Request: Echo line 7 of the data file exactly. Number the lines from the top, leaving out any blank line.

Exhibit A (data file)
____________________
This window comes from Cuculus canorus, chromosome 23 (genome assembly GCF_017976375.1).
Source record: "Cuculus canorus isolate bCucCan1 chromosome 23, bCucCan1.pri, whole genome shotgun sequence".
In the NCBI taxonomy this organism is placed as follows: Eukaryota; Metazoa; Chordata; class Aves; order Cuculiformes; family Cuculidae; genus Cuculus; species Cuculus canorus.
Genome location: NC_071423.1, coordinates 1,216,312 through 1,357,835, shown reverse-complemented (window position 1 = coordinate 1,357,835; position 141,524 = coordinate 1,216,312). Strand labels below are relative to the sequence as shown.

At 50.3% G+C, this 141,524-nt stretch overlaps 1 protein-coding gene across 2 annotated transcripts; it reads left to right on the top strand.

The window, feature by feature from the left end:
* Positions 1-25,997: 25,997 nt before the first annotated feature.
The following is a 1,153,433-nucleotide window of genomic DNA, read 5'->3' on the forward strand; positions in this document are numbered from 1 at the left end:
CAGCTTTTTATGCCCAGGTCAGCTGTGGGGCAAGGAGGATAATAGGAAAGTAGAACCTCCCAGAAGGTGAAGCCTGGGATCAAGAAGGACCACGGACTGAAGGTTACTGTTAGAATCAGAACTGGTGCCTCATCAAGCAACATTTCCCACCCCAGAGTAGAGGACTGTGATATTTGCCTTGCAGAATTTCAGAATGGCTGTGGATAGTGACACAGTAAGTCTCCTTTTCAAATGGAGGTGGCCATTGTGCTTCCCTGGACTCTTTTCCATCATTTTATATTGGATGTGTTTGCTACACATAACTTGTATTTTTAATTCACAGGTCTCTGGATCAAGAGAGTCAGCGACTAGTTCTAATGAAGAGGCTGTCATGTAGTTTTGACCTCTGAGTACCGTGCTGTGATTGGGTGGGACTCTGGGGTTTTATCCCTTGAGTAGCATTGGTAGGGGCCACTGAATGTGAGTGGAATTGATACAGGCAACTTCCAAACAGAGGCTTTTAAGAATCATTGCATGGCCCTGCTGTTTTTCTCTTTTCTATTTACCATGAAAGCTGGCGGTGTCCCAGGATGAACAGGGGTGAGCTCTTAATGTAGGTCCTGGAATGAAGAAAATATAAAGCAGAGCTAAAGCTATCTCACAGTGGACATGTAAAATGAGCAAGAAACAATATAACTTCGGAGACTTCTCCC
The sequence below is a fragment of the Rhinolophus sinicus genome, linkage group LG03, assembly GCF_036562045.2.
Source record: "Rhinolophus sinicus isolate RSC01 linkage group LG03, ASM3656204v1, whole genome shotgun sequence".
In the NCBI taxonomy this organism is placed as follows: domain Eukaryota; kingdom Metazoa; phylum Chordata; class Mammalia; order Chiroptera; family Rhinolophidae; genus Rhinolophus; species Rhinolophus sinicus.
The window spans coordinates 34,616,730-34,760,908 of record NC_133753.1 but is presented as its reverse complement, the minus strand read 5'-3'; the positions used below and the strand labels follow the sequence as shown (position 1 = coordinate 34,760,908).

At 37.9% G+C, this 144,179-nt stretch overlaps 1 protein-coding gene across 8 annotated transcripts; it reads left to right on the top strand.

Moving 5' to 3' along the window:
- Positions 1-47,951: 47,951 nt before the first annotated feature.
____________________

* Positions 1-25,997: 25,997 nt before the first annotated feature.